The US drought provided a fillip for Glencore's agriculture
division – helping it return to the black - by driving crop trading to other
countries, where the Swiss-based group has a stronger presence.
The sugar cane-to-zinc giant, in a results statement which like
that of rival Noble highlighted the appeal of capital discipline, said that underlying
group earnings for 2012 fell 25% to $3.06bn, reflecting declines in both energy
However, Glencore's agriculture division reported an
operating profit of $361m, showing a "marked improvement" compared with a loss
of $47m in 2011.
The return to the black reflected largely the ending of the
cotton market disruptions which marred 2011, when a spike to record prices
prompted many farmers to default on supply contracts, with a collapse
thereafter seeing many mills renege on purchasing agreements.
"Cotton prices, which fell sharply early in 2012, were
particularly subdued compared to 2011 and tightly range-bound in the second
half of the year," the group noted.
US vs rest of the world
The group also noted a boost from the US drought which
reduced the country's corn harvest by more than 20%, compared with initial
expectations, taking a toll too on output of other crops, such as soybeans.
Glencore said its own grain trading volumes had risen by
22%, to 30.9m tonnes, despite the US setback, with oilseed volumes rising 26%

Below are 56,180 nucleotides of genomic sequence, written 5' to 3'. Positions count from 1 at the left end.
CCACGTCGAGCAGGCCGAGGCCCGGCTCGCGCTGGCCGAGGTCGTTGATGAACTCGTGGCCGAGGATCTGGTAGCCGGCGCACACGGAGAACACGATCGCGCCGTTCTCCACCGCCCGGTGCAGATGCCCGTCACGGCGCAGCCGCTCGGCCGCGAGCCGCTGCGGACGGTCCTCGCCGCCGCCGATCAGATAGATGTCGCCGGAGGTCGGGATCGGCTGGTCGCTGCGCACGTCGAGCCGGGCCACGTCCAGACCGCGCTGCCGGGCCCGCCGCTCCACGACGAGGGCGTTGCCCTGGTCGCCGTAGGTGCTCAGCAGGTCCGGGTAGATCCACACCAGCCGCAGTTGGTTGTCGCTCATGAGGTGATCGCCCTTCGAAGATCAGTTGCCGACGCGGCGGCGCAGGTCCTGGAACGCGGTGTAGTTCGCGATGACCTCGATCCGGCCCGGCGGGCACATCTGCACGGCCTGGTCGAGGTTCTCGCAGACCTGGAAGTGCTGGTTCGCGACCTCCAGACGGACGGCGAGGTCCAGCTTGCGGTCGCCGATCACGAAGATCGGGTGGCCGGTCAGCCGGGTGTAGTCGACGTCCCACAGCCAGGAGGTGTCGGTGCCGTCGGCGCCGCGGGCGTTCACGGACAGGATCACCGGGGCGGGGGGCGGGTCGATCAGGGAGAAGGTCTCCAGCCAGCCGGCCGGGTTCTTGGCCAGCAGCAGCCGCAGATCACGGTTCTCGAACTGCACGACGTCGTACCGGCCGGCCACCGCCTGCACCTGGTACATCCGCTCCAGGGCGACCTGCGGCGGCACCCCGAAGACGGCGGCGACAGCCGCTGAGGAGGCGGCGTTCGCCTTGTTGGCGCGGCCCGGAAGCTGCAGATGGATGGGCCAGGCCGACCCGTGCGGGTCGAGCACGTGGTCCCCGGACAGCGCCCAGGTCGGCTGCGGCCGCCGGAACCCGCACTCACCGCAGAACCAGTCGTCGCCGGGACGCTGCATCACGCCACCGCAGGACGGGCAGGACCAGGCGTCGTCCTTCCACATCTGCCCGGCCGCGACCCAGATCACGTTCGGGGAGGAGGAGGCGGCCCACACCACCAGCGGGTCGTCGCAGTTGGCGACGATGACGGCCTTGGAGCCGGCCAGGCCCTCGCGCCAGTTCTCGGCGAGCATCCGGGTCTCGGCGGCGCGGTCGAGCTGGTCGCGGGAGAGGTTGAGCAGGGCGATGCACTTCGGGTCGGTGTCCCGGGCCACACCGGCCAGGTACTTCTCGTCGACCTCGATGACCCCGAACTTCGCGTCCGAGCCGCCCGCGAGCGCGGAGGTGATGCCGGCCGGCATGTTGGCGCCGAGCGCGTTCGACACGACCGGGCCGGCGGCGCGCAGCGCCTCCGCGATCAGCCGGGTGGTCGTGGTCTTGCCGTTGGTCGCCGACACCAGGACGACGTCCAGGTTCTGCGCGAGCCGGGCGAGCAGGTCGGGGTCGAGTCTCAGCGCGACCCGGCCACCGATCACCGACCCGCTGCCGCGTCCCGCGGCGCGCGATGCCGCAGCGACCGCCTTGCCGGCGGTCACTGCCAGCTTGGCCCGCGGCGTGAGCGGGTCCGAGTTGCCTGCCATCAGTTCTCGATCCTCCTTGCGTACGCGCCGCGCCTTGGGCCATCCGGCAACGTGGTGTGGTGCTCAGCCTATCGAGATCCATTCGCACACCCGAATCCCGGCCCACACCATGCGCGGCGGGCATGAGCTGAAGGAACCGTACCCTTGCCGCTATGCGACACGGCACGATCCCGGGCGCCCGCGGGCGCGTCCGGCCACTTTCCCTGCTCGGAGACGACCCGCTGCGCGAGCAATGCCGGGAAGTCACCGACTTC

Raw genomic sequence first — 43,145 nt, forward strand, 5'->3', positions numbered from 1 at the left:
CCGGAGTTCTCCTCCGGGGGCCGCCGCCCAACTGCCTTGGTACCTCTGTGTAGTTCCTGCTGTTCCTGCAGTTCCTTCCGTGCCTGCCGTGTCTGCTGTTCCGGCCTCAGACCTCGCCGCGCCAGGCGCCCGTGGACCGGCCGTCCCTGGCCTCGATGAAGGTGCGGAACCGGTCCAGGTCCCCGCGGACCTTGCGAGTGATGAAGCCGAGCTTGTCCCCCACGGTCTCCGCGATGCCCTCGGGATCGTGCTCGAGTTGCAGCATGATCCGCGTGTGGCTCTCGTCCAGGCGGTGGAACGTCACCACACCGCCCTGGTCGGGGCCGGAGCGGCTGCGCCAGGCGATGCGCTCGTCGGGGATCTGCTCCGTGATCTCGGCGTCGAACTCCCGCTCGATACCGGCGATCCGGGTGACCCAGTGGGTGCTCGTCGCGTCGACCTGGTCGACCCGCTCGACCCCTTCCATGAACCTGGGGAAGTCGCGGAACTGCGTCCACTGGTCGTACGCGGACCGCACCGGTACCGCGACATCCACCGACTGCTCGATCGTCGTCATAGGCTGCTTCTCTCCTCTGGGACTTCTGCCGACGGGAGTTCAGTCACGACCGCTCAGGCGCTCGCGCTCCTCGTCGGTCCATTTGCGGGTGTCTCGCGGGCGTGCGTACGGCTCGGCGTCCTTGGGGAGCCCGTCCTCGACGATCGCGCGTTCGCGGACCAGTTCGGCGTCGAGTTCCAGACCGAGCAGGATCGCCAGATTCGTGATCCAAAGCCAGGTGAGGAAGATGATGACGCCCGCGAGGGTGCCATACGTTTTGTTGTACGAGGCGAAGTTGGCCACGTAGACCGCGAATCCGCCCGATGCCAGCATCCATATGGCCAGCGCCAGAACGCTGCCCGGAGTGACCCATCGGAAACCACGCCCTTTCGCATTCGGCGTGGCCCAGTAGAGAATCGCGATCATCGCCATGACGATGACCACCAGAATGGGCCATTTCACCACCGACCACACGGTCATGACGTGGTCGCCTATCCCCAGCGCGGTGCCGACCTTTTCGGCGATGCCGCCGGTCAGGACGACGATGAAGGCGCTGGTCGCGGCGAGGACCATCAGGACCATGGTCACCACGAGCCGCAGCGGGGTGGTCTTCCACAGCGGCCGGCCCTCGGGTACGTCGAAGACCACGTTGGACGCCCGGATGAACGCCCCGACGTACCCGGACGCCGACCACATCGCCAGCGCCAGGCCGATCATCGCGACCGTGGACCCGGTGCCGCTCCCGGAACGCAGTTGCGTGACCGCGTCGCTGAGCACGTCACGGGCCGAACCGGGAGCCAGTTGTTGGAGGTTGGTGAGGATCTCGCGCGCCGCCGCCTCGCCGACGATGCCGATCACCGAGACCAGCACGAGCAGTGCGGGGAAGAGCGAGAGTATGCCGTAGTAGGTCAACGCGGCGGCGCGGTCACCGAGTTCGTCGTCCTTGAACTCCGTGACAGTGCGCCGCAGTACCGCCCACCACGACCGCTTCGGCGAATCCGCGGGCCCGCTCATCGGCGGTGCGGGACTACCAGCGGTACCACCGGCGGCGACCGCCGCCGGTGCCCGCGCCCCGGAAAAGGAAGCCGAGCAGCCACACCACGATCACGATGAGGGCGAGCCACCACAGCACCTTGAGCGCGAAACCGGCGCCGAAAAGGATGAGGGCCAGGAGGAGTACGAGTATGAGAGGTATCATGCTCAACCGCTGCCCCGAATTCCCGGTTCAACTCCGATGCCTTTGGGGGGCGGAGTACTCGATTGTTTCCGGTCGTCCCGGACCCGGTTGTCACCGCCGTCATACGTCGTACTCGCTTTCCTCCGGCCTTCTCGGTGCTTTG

to 13.6m tonnes.
These rises were "in part due to the overall increase in
non-US seaborne trade as US exports, a market in which Glencore has only a
small presence, were particularly curtailed by the drought".
The group is better known for its footholds in the European
and former Soviet Union grain export markets, and has gained a strong presence
in Australia and Canada from its acquisition of Viterra.
Indeed, of Glencore's 22 grain port facilities, with storage
of 5.9m tonnes and annual throughput of about 46m tonnes, none are in the US.
Back to the black
With prices of grains and oilseeds, if not cotton and sugar,
higher too last year, Glencore raised its revenues in crop marketing by 29% to $17.8bn,
and recorded an underlying operating profit of $371m, compared with an $8m loss
a year before.
The result dwarfed the $10m loss from the group's industrial
operations, which extend from Russian farms to Argentine soybean crushing, although
this result reflected an improvement on the $39m operating loss in 2011.
Revenues from the industrial operations fell 8.5% to $3.07bn,
reflecting lower prices of many commodities, and decreased production of
others, which the group reported last month.
misallocation of capital'
Glencore also used its statement to enter the debate on
commodity sector funding, which has been a high-profile topic in recent months,
with reports of many investors switching cash to other assets.
Richard Elman, the billionaire chairman of Noble Group, last
week backed "restraint" on investment plans at a time when "funding is
pulling out of the sector".
Ivan Glasenberg, the Glencore chief executive, said that 2012
would "prove to have been a turning point in the history of the mining industry
in respect of capital allocation.
"It has been evident for some time that capital discipline
in the sector had been eroded by the period of higher commodity prices," a
factor which spurred "a material misallocation of capital across the sector".
"This year investors called time with results for all to
see. This development augurs well for long-term returns in the sector though
investors are likely to have to remain vigilant."
Glencore shares closed 5.7% higher at 391p in London.